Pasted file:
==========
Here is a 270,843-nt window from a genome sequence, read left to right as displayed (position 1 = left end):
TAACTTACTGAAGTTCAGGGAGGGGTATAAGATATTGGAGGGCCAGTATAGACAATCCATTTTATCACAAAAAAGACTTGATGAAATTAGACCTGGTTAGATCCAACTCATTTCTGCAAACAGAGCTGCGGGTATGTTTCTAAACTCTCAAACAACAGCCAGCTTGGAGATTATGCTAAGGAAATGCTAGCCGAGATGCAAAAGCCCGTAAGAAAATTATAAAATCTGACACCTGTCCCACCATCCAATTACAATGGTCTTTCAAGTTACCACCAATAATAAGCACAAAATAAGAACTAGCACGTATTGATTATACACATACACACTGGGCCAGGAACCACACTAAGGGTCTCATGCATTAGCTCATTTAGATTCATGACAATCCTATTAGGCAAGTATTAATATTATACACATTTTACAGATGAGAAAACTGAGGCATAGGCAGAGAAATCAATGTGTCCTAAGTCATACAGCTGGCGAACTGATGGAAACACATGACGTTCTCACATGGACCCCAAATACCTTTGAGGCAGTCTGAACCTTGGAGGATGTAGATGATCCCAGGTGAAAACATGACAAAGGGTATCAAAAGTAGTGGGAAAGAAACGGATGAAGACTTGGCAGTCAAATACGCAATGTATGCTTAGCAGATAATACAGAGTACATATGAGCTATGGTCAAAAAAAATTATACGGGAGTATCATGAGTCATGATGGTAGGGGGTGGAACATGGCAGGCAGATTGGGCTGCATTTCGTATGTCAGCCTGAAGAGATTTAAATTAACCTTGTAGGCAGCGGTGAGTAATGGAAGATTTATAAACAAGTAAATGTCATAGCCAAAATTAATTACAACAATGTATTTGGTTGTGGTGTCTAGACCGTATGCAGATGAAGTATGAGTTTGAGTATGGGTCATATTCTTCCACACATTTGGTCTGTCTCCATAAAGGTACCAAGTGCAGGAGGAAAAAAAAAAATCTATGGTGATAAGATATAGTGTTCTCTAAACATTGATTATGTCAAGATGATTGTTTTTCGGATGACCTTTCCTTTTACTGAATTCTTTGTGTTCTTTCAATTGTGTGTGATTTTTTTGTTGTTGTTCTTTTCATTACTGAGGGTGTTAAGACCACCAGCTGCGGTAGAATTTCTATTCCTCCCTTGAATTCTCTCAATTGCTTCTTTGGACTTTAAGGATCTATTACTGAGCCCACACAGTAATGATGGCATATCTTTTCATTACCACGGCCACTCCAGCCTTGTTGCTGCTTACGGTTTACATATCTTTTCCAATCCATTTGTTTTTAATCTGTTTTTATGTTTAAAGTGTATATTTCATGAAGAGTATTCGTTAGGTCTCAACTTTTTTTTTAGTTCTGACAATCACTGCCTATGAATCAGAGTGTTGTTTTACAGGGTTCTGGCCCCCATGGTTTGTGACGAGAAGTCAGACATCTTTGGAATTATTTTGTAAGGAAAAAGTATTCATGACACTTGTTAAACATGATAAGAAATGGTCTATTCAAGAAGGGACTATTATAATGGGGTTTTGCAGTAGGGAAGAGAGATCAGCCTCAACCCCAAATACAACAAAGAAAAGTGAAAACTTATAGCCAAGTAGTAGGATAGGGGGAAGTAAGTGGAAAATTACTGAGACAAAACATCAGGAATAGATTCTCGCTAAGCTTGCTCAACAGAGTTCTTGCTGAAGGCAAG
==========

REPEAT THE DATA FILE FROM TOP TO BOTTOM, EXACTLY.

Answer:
Here is a 270,843-nt window from a genome sequence, read left to right as displayed (position 1 = left end):
TAACTTACTGAAGTTCAGGGAGGGGTATAAGATATTGGAGGGCCAGTATAGACAATCCATTTTATCACAAAAAAGACTTGATGAAATTAGACCTGGTTAGATCCAACTCATTTCTGCAAACAGAGCTGCGGGTATGTTTCTAAACTCTCAAACAACAGCCAGCTTGGAGATTATGCTAAGGAAATGCTAGCCGAGATGCAAAAGCCCGTAAGAAAATTATAAAATCTGACACCTGTCCCACCATCCAATTACAATGGTCTTTCAAGTTACCACCAATAATAAGCACAAAATAAGAACTAGCACGTATTGATTATACACATACACACTGGGCCAGGAACCACACTAAGGGTCTCATGCATTAGCTCATTTAGATTCATGACAATCCTATTAGGCAAGTATTAATATTATACACATTTTACAGATGAGAAAACTGAGGCATAGGCAGAGAAATCAATGTGTCCTAAGTCATACAGCTGGCGAACTGATGGAAACACATGACGTTCTCACATGGACCCCAAATACCTTTGAGGCAGTCTGAACCTTGGAGGATGTAGATGATCCCAGGTGAAAACATGACAAAGGGTATCAAAAGTAGTGGGAAAGAAACGGATGAAGACTTGGCAGTCAAATACGCAATGTATGCTTAGCAGATAATACAGAGTACATATGAGCTATGGTCAAAAAAAATTATACGGGAGTATCATGAGTCATGATGGTAGGGGGTGGAACATGGCAGGCAGATTGGGCTGCATTTCGTATGTCAGCCTGAAGAGATTTAAATTAACCTTGTAGGCAGCGGTGAGTAATGGAAGATTTATAAACAAGTAAATGTCATAGCCAAAATTAATTACAACAATGTATTTGGTTGTGGTGTCTAGACCGTATGCAGATGAAGTATGAGTTTGAGTATGGGTCATATTCTTCCACACATTTGGTCTGTCTCCATAAAGGTACCAAGTGCAGGAGGAAAAAAAAAAATCTATGGTGATAAGATATAGTGTTCTCTAAACATTGATTATGTCAAGATGATTGTTTTTCGGATGACCTTTCCTTTTACTGAATTCTTTGTGTTCTTTCAATTGTGTGTGATTTTTTTGTTGTTGTTCTTTTCATTACTGAGGGTGTTAAGACCACCAGCTGCGGTAGAATTTCTATTCCTCCCTTGAATTCTCTCAATTGCTTCTTTGGACTTTAAGGATCTATTACTGAGCCCACACAGTAATGATGGCATATCTTTTCATTACCACGGCCACTCCAGCCTTGTTGCTGCTTACGGTTTACATATCTTTTCCAATCCATTTGTTTTTAATCTGTTTTTATGTTTAAAGTGTATATTTCATGAAGAGTATTCGTTAGGTCTCAACTTTTTTTTTAGTTCTGACAATCACTGCCTATGAATCAGAGTGTTGTTTTACAGGGTTCTGGCCCCCATGGTTTGTGACGAGAAGTCAGACATCTTTGGAATTATTTTGTAAGGAAAAAGTATTCATGACACTTGTTAAACATGATAAGAAATGGTCTATTCAAGAAGGGACTATTATAATGGGGTTTTGCAGTAGGGAAGAGAGATCAGCCTCAACCCCAAATACAACAAAGAAAAGTGAAAACTTATAGCCAAGTAGTAGGATAGGGGGAAGTAAGTGGAAAATTACTGAGACAAAACATCAGGAATAGATTCTCGCTAAGCTTGCTCAACAGAGTTCTTGCTGAAGGCAAG